Synthetic chemicals commonly found in insecticides and garden products bind to the receptors that govern our biological clocks, University at Buffalo (UB) researchers have found. The research suggests that exposure to these insecticides adversely affects melatonin receptor signaling, creating a higher risk for metabolic diseases such as diabetes and disrupting sleep patterns.
Published online on Dec 27 in Chemical Research in Toxicology, the research combined a big data approach, using computer modeling on millions of chemicals, with standard wet-laboratory experiments. It was funded by a grant from the National Institute of Environmental Health Sciences, part of the National Institutes of Health.
Disruptions in human circadian rhythms are known to put people at higher risk for diabetes and other metabolic diseases.
This is the first report demonstrating how environmental chemicals found in household products interact with human melatonin receptors.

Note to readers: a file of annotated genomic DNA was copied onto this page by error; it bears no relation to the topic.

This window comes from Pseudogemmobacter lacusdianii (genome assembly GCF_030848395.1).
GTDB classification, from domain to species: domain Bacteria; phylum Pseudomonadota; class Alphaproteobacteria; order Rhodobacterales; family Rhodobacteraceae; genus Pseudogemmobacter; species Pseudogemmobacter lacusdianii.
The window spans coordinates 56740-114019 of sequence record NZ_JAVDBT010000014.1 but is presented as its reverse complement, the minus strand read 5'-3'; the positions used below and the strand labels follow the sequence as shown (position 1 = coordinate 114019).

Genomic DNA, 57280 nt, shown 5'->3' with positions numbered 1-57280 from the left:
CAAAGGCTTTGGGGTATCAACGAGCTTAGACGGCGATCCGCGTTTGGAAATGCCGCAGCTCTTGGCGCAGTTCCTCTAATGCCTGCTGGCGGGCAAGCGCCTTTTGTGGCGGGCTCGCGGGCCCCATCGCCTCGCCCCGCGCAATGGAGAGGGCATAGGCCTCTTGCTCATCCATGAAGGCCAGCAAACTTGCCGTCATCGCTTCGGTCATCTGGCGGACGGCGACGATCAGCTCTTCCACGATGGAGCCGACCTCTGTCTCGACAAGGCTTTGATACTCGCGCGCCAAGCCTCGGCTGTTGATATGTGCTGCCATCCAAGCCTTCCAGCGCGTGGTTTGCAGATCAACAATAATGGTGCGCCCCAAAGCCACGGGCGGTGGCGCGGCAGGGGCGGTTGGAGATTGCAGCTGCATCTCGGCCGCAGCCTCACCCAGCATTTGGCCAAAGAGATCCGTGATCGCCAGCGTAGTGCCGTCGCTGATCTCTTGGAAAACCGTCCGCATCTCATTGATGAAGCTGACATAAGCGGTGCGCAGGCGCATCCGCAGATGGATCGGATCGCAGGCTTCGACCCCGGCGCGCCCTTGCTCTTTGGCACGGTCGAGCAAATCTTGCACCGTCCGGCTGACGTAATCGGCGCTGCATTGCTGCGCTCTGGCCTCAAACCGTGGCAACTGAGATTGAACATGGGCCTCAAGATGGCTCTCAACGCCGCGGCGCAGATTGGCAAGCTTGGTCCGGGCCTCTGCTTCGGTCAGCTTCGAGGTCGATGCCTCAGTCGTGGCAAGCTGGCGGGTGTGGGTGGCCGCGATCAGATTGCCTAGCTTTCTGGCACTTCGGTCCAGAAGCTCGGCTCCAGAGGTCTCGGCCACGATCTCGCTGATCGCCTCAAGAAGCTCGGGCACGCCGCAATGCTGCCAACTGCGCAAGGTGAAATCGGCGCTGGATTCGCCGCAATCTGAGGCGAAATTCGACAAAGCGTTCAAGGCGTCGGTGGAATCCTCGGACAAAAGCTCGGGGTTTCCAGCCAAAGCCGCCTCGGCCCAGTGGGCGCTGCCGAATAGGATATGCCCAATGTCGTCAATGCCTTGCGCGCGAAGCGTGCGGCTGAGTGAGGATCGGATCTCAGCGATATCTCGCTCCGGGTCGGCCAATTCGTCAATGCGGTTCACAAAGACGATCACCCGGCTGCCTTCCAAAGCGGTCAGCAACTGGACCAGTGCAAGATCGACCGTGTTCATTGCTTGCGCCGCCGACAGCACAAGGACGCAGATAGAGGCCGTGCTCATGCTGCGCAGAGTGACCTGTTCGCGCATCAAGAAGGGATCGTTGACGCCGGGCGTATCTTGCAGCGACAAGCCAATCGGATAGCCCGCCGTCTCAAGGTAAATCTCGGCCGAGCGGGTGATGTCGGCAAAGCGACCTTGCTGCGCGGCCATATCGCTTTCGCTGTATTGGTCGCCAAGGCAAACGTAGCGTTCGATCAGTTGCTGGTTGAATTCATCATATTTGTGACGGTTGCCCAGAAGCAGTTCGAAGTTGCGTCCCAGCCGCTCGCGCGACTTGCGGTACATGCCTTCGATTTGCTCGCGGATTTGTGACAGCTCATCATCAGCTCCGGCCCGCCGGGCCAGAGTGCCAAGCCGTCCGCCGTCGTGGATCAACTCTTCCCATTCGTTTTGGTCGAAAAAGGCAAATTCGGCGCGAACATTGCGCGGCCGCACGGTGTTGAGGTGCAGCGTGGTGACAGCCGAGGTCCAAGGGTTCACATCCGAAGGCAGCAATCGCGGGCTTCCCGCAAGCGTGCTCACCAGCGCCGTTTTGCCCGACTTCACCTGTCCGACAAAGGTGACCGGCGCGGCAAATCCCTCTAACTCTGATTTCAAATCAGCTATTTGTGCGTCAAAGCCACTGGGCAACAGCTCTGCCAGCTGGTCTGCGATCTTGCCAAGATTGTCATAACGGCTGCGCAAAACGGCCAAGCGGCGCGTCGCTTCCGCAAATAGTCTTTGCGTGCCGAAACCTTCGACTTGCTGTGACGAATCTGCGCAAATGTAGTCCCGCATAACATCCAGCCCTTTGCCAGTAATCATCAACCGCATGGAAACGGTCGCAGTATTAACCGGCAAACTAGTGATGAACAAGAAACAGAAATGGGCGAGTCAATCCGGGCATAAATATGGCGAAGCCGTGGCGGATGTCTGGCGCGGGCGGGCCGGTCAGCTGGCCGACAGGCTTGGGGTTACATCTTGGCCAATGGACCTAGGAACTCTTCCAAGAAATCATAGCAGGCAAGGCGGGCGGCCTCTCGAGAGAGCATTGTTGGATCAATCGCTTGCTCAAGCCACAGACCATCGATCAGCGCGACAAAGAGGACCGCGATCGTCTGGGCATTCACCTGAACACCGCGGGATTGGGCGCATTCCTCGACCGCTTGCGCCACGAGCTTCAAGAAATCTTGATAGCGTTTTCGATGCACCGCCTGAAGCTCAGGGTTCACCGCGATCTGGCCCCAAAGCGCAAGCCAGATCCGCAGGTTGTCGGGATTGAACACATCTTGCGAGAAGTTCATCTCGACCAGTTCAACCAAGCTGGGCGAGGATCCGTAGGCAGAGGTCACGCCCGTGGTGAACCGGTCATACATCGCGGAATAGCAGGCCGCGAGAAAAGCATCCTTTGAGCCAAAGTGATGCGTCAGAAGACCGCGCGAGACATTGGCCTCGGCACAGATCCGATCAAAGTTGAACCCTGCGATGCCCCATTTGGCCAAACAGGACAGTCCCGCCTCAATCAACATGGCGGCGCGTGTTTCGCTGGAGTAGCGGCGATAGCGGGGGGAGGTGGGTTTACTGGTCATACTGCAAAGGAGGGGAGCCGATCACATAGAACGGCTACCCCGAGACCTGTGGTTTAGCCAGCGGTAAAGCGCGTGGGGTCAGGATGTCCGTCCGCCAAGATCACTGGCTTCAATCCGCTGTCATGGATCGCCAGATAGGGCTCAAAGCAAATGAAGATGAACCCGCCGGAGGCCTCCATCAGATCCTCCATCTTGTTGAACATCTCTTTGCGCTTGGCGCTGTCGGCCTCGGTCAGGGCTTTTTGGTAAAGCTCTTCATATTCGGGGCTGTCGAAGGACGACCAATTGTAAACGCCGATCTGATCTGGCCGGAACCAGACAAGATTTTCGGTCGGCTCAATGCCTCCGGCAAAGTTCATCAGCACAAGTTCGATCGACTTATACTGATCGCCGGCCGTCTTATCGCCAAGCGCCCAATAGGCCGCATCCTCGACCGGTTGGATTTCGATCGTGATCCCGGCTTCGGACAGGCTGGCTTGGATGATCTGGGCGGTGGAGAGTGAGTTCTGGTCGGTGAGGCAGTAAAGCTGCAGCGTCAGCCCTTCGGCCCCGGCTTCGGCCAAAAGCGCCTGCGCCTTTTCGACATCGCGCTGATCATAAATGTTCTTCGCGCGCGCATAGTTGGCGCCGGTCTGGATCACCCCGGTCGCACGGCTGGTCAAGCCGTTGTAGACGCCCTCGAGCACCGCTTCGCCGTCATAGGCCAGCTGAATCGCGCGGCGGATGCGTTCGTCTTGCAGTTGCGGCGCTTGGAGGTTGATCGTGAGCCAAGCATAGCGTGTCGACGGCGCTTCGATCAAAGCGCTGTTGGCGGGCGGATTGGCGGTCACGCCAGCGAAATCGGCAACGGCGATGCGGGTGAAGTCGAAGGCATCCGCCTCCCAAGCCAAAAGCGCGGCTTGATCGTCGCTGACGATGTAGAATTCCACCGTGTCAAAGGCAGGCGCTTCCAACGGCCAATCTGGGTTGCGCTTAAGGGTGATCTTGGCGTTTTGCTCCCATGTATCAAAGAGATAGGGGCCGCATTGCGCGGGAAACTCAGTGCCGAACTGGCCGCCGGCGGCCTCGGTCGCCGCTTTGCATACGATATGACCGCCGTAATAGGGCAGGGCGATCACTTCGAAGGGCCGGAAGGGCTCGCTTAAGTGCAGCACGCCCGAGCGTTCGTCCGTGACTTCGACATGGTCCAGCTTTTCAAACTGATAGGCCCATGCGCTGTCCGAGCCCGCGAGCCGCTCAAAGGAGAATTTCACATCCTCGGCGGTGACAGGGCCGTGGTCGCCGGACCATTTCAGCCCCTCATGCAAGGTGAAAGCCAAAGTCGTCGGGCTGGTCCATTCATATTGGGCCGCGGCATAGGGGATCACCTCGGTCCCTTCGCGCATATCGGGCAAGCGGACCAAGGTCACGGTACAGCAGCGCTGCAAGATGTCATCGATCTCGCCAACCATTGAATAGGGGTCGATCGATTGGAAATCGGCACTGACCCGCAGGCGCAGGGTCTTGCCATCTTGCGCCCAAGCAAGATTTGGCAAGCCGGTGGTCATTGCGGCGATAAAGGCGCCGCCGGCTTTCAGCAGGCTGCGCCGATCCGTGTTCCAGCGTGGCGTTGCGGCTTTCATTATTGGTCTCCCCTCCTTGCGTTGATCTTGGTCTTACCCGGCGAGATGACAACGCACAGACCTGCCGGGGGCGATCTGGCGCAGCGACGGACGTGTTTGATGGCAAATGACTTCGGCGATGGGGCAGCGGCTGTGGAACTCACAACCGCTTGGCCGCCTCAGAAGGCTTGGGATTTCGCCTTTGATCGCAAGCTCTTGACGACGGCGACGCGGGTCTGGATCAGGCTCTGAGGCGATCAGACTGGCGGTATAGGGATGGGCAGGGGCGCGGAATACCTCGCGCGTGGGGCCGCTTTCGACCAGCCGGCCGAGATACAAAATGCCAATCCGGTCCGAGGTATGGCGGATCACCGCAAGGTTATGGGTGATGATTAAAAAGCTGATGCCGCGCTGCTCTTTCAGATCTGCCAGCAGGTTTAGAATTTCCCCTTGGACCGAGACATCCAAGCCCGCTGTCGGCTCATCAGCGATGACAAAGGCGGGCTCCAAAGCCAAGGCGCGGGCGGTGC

The current research focuses on two chemicals, carbaryl, the third most widely used insecticide in the United States but which is illegal in several countries, and carbofuran, the most toxic carbamate insecticide, which has been banned for applications on food crops for human consumption since 2009. It is still used in many countries, including Mexico and traces persist in food, plants, and wildlife.
“We found that both insecticides are structurally similar to melatonin and that both showed affinity for the melatonin, MT2 receptors, that can potentially affect glucose homeostasis and insulin secretion, “That means that exposure to them could put people at higher risk for diabetes and also affect sleeping patterns.”
The results suggest that there is a need to assess environmental chemicals for their ability to disrupt circadian activity, something which is not currently being considered by federal regulators.
The UB database contains about 4 million chemicals reported to have some level of toxicity. “From those, we identified hundreds of thousands of compounds that had readily available chemical structures so that we could study them. After grouping the chemicals in clusters according to their similarity, they found several with functional groups similar to melatonin.